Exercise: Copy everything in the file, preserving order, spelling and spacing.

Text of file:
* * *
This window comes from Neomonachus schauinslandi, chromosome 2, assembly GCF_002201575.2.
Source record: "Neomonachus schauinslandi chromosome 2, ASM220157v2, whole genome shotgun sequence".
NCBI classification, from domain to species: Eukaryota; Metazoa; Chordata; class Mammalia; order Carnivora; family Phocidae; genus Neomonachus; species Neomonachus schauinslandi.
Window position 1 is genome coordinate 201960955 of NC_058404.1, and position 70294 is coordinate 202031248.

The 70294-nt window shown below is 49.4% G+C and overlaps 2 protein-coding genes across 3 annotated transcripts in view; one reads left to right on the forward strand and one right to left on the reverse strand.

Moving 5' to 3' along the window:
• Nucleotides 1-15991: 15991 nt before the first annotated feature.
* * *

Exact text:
This window comes from Neomonachus schauinslandi, chromosome 2, assembly GCF_002201575.2.
Source record: "Neomonachus schauinslandi chromosome 2, ASM220157v2, whole genome shotgun sequence".
NCBI classification, from domain to species: Eukaryota; Metazoa; Chordata; class Mammalia; order Carnivora; family Phocidae; genus Neomonachus; species Neomonachus schauinslandi.
Window position 1 is genome coordinate 201960955 of NC_058404.1, and position 70294 is coordinate 202031248.

The 70294-nt window shown below is 49.4% G+C and overlaps 2 protein-coding genes across 3 annotated transcripts in view; one reads left to right on the forward strand and one right to left on the reverse strand.

Moving 5' to 3' along the window:
• Nucleotides 1-15991: 15991 nt before the first annotated feature.